For example, the team determined that archaea were particularly common in microbial communities hidden away under the West Antarctic ice sheet. Together with bacteria, these archaea contributed to metabolic communities with functions ranging from carbon dioxide fixation from ammonia to methane-based energy production.

"We were able to prove unequivocally to the world that Antarctica is not a dead continent," co-author John Priscu, a land resources and environmental science researcher at Montana State University, said in a statement.

In Cancer Cell, members of the Cancer Genome Atlas described the suite of somatic alterations they detected in a rare form of kidney cancer called chromophobe renal cell carcinoma.

The team did array-based copy number, methylation, and gene expression profiling — together with exome sequencing, mitochondrial DNA sequencing, and/or whole-genome sequencing — to assess matched tumor and normal samples from 66 individuals with chromophobe renal cell carcinoma.

From this integrated genomic analysis, the investigators saw signs that altered mitochondrial function may contribute to the development and progression of chromophobe renal cell carcinoma. Their data also revealed recurrent rearrangements impacting promoter sequences for TERT, a gene coding for a telomerase complex component.

The latter alterations appear to bump up TERT expression, the study authors explained, potentially contributing to cancer cell immortalization in a subset of chromophobe renal cell carcinoma cases.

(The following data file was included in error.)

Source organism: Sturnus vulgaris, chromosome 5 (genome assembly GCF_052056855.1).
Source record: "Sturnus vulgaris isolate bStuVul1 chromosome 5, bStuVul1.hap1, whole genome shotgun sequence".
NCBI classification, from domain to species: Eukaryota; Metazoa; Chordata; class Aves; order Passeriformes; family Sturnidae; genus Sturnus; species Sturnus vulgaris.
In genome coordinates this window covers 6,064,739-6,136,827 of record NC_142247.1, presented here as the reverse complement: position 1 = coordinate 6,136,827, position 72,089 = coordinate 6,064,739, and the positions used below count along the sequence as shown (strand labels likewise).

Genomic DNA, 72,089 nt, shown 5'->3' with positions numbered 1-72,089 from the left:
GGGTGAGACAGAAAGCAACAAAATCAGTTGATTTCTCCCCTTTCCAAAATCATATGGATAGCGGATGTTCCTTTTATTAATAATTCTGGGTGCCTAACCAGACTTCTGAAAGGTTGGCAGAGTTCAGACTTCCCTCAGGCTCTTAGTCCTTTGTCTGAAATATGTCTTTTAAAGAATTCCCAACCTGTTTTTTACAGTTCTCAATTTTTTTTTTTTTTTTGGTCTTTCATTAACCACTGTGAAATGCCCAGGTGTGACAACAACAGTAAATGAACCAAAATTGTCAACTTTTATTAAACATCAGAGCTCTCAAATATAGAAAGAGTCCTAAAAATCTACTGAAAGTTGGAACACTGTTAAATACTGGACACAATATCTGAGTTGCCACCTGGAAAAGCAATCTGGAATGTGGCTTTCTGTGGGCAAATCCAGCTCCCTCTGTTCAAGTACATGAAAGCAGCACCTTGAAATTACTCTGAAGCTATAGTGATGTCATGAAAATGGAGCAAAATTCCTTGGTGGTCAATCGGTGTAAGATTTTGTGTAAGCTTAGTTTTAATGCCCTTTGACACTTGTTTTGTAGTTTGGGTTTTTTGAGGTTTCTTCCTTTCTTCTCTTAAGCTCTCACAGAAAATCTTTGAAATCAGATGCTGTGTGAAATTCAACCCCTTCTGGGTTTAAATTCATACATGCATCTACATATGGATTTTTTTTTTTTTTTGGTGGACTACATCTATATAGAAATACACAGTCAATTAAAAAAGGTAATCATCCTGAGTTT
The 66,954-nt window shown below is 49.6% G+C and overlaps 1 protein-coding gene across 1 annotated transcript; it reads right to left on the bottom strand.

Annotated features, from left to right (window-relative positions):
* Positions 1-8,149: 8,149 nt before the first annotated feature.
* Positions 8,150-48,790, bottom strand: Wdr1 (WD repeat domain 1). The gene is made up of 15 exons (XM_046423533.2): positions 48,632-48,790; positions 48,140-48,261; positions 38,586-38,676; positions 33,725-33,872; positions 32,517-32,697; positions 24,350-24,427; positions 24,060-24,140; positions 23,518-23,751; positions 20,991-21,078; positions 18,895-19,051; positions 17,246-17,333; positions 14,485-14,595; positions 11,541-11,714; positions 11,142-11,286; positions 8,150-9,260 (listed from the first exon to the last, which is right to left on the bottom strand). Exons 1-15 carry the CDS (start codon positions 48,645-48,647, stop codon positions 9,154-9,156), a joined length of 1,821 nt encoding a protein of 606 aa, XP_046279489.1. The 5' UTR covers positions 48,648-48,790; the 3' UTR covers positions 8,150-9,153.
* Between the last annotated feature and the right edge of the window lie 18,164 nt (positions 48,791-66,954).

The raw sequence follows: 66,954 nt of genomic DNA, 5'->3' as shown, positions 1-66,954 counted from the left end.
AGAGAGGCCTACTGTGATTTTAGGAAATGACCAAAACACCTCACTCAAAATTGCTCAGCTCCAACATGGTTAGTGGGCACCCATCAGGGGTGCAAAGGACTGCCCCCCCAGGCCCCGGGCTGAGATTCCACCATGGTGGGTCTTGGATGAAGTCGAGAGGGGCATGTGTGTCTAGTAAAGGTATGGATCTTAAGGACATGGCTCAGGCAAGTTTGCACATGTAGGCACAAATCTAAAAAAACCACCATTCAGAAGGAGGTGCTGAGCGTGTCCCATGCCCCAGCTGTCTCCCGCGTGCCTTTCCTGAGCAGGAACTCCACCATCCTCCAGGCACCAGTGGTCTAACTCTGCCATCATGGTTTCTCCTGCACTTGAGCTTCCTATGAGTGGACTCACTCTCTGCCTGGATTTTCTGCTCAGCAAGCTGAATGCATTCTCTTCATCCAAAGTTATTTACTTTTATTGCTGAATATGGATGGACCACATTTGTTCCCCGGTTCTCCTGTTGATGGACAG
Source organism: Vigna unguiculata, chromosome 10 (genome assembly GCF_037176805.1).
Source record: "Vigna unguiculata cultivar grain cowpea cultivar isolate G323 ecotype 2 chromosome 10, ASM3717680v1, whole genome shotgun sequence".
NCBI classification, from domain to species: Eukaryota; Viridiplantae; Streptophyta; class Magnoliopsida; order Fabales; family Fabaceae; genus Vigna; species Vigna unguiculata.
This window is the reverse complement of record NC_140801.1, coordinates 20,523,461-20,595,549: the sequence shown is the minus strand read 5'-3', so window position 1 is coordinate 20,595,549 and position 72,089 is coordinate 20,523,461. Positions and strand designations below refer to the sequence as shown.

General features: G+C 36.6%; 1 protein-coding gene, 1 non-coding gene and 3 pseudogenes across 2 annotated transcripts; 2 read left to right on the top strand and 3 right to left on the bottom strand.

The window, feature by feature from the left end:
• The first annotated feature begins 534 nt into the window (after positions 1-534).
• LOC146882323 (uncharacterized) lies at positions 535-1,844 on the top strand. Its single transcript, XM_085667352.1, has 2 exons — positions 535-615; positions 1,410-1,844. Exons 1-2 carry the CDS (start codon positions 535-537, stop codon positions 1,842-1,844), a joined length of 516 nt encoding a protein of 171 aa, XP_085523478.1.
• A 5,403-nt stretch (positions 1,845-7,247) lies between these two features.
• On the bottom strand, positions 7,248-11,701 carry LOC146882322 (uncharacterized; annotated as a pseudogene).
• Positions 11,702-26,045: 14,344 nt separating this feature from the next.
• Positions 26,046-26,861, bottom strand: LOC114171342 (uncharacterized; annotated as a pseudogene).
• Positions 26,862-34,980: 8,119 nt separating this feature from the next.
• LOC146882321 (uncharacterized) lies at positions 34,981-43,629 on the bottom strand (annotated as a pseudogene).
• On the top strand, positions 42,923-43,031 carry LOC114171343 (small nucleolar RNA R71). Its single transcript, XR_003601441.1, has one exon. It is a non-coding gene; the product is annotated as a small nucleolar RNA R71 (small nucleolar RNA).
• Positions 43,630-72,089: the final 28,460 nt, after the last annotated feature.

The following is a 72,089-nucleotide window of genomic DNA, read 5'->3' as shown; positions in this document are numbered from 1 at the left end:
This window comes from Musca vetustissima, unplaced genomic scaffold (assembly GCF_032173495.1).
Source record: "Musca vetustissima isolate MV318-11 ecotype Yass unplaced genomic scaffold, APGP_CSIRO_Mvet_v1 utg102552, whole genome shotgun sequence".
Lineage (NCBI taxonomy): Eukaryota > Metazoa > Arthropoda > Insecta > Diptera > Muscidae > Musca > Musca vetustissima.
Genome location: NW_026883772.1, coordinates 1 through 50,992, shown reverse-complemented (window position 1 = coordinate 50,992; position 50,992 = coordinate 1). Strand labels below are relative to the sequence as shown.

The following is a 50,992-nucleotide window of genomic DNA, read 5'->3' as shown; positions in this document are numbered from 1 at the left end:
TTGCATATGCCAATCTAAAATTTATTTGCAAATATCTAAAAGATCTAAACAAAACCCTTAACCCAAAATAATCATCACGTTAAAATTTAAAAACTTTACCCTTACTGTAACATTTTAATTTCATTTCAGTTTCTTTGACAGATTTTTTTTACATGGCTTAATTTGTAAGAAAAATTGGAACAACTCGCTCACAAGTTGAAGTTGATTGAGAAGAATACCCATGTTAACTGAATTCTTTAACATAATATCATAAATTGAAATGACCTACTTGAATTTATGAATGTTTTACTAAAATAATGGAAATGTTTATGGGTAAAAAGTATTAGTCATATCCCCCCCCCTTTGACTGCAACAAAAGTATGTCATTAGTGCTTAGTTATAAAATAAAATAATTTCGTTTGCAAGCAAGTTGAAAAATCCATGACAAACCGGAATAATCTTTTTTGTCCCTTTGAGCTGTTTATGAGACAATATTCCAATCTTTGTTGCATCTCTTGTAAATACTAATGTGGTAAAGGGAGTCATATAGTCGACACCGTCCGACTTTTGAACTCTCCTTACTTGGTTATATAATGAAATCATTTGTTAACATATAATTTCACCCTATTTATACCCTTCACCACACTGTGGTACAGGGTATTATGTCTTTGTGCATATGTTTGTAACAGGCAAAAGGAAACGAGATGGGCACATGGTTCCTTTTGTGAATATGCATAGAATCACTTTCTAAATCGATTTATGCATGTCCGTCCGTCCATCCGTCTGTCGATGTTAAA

"[W]ith many cancer cells, telomerase levels are really high … which allows the cell to never die," co-senior author Chad Creighton, a researcher with Baylor College of Medicine's Human Genome Sequencing Center, said in a statement, noting that the TERT-related rearrangements were picked up thanks to the availability of whole-genome sequencing data for many of the chromophobe renal cell carcinoma tumors.

A Science study by researchers in the US, Japan, and Ireland suggests the hummingbird's penchant for sugary flavors stems from an evolutionary adaptation that turned an ancestral taste receptor capable of perceiving both sweet and savory flavors into a taste perception system centered on sweets.

Using whole-genome sequences for 10 bird species with different dietary preferences, the team searched for a set of G protein-coupled taste receptors known as T1Rs that are present in other vertebrates.

In three bird species — the chicken, Anna's hummingbird, and a related insect-eater called the chimney swift — investigators went on to clone identified T1Rs and track their expression in oral tissue.

Their analysis revealed a lack of the vertebrate sweet receptor sub-unit called T1R2 in the hummingbirds. Instead, the researchers found evidence that the hummingbird taste perception system involves ancestral umami receptors based on the T1R1 and T1R3 sub-units that were repurposed for sugar sensing in hummingbirds since their split from the insectivorous swift birds.

"We propose that changing taste receptor function enabled hummingbirds to perceive and use nectar," Harvard Medical School's Stephen Liberles, senior author on the study, and his colleagues wrote, "facilitating the massive radiation of hummingbird species."